Transcription vs Translation 

Do I need to transcribe or translate handwritten text to be able to work with it? Well, that depends on your situation.

If you have a text written in a language that you don’t understand, then you would require a translation of it. If you have a text  in a language that you are technically able to speak, but which is written in a script that you cannot read because, e.g., the handwriting is too old and illegible – then you need a transcription.

This article explores the differences between transcription and translation, and how the AI-powered text recognition software Transkribus can be a valuable tool in both processes.

Example of converting handwriting into a modern or legible script, e.g. using Transkribus.

What is transcribing?

The term “transcription” comes from the Latin word “transcribere”, which essentially means to transfer or rewrite something in writing. While traditionally associated with converting spoken text into written form, its broader sense involves transforming various information types into written text. In particular, when it comes to handwriting, transcription means converting the letters of handwritten texts into another, usually modern, script or letters.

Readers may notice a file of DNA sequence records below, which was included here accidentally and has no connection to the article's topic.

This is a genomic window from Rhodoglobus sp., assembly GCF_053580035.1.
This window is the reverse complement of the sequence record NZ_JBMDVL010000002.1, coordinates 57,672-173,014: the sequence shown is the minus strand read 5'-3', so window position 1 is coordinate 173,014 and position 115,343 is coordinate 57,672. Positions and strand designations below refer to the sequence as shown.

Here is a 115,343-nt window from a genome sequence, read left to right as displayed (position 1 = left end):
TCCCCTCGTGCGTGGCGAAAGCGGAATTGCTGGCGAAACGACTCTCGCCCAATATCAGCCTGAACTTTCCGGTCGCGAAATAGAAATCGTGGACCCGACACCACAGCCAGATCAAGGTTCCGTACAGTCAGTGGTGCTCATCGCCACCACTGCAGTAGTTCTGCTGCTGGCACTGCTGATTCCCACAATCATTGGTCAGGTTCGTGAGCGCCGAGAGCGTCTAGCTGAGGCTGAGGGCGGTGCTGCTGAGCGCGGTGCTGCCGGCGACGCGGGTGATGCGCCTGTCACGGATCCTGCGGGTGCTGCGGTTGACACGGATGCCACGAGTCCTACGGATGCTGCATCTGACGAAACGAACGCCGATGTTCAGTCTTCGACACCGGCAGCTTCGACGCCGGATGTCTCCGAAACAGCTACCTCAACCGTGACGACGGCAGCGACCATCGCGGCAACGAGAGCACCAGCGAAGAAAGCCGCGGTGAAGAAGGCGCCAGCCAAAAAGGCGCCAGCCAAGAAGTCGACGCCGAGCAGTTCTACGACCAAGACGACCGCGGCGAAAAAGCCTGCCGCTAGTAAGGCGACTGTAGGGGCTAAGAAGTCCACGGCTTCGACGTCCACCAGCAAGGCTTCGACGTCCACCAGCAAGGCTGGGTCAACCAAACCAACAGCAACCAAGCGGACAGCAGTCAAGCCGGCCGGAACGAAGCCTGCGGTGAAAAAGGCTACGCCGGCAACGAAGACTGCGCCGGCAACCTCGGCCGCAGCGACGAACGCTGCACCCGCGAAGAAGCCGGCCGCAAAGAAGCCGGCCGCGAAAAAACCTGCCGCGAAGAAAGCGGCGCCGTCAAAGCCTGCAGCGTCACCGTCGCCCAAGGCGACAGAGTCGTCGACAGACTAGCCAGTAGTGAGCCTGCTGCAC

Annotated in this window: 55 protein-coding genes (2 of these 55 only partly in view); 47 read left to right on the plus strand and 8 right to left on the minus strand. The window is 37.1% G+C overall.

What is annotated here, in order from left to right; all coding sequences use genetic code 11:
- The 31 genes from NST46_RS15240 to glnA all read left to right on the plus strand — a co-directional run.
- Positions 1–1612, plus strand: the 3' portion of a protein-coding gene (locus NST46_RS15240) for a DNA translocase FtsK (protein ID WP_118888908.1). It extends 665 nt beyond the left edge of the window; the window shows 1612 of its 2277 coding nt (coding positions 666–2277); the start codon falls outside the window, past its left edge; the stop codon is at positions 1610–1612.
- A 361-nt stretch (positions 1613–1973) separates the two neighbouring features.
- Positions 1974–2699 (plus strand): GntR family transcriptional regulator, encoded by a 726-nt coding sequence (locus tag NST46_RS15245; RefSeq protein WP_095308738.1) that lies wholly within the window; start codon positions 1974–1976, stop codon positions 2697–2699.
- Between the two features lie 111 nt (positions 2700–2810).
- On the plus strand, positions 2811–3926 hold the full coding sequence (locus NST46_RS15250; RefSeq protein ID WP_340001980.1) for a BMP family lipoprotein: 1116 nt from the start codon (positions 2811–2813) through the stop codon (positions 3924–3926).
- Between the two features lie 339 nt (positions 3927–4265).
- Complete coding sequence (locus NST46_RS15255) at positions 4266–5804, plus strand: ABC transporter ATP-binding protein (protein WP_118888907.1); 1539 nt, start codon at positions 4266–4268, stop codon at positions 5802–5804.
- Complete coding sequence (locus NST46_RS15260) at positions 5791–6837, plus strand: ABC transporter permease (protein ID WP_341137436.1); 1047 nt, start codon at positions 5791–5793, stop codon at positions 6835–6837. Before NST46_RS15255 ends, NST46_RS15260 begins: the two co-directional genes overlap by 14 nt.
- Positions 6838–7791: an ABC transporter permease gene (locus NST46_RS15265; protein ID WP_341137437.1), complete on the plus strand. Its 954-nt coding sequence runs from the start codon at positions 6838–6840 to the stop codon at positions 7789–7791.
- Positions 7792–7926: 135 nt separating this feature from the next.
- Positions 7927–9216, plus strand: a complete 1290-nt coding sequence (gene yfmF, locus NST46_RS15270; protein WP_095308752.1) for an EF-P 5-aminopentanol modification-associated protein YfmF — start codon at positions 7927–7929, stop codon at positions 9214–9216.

Transcribing is an essential part of working with historical manuscripts or archival material, where the handwriting may be difficult to decipher. Converting handwritten or printed text into a digital, machine-readable format improves accessibility and searchability and allows for various forms of analysis. Tools such as the AI-powered software Transkribus provide automatic text recognition, making your transcription work both easier and more efficient!

What is translating?

As an everyday concept, the term translation refers to the process of converting written text (or spoken content) from one language into another, while retaining its meaning, context and intended communication.

However, in translation studies, there is more than one understanding of the term. Roman Jakobson, for instance, a Russian-American linguist, differentiates between three types of translation: interlingual (between different languages), intralingual (within one language) and intersemiotic (between different sign systems).